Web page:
Football and the Cost of Concussions

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As a long weekend full of football gets under way, the National Football League is on the defensive over the long-term effects of concussions. There's increasing evidence that multiple head-pounding produces brain disease akin to Alzheimer's, but official recognition has been a long-time coming. Yesterday, the co-chairs of the NFL's committee on brain injuries resigned and some new rules were instituted.  As of this weekend, independent neurologists will advise team doctors, coaches and players on how soon, if ever, players who've been knocked silly can return to the game. Has the NFL been in a state of denial? What's the message for college football and parents whose kids play football in high school?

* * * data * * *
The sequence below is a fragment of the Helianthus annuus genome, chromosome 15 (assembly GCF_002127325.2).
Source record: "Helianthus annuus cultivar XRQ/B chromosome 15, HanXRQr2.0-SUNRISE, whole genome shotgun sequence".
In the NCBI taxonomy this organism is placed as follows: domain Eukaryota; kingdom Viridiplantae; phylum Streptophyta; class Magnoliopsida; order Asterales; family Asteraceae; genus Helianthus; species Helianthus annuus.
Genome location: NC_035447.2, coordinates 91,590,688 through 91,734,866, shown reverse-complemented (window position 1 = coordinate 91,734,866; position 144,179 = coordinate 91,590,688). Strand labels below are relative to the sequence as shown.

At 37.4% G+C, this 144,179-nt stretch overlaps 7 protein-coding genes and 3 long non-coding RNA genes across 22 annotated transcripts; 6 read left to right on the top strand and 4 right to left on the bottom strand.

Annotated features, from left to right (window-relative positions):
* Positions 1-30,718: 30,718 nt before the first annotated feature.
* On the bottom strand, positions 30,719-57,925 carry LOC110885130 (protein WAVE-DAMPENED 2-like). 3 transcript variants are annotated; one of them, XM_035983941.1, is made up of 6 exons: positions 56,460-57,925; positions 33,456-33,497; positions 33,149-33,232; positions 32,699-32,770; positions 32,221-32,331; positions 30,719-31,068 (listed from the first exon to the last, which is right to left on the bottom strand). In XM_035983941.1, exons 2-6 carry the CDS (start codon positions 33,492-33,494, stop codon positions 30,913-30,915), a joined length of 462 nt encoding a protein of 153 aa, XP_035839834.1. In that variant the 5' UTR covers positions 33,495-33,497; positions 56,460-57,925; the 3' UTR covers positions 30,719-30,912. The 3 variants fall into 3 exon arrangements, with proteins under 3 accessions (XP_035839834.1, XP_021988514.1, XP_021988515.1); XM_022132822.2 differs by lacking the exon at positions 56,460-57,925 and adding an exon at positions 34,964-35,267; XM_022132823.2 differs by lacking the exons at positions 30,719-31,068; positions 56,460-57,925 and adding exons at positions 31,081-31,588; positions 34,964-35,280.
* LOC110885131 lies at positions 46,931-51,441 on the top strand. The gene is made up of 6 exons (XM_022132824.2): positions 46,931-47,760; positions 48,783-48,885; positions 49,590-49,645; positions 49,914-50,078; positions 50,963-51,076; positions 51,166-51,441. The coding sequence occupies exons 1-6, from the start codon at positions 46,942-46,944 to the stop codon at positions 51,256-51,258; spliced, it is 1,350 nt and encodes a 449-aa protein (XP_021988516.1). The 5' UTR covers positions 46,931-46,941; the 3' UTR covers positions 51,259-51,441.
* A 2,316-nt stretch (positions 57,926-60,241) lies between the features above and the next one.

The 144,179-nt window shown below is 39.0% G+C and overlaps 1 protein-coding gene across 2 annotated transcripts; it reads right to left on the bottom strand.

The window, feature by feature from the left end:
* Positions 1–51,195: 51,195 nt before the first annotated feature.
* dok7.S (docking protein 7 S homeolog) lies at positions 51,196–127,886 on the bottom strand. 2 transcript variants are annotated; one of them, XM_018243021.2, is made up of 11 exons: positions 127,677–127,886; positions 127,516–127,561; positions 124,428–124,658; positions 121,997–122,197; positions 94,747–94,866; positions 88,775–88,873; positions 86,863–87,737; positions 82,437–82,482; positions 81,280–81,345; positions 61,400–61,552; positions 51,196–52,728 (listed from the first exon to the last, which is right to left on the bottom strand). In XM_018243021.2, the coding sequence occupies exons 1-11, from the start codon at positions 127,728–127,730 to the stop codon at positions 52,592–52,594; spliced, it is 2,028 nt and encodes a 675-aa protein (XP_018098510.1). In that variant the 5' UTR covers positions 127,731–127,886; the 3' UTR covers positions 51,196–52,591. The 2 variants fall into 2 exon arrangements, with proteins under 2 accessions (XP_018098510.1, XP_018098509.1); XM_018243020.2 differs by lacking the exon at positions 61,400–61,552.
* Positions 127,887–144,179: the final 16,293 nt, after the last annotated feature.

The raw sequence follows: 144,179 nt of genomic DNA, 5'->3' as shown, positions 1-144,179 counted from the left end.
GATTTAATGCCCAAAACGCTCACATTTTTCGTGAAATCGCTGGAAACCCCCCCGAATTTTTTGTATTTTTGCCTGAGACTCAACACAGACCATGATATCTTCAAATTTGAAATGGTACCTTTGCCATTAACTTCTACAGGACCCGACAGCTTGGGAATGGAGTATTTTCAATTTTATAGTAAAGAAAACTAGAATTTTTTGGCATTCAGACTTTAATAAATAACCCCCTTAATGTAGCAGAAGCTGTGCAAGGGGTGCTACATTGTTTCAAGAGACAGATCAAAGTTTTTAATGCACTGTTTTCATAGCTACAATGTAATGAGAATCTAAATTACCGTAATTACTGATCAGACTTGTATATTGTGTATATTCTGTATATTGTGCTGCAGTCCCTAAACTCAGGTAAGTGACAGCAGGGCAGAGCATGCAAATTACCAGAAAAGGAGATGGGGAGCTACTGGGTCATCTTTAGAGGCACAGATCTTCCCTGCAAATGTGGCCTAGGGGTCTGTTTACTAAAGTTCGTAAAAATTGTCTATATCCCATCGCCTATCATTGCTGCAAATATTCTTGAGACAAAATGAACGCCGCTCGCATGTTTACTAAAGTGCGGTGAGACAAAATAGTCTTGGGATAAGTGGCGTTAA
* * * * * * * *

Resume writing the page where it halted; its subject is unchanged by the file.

Credits

Guests:
Alan Schwarz - New York Times - @alanschwarz, Robert Stern - Co-Director, Boston University's Center for the Study of Traumatic Encephalopathy, Andrew Kline - former player for the St. Louis Rams, Andrew Brandt - ESPN - @adbrandt, Ann Killion - Sports Columnist, Sports Illustrated and Comcast SportsNet

Host:
Warren Olney

Producers:
Katie Cooper, Christian Bordal, Frances Anderton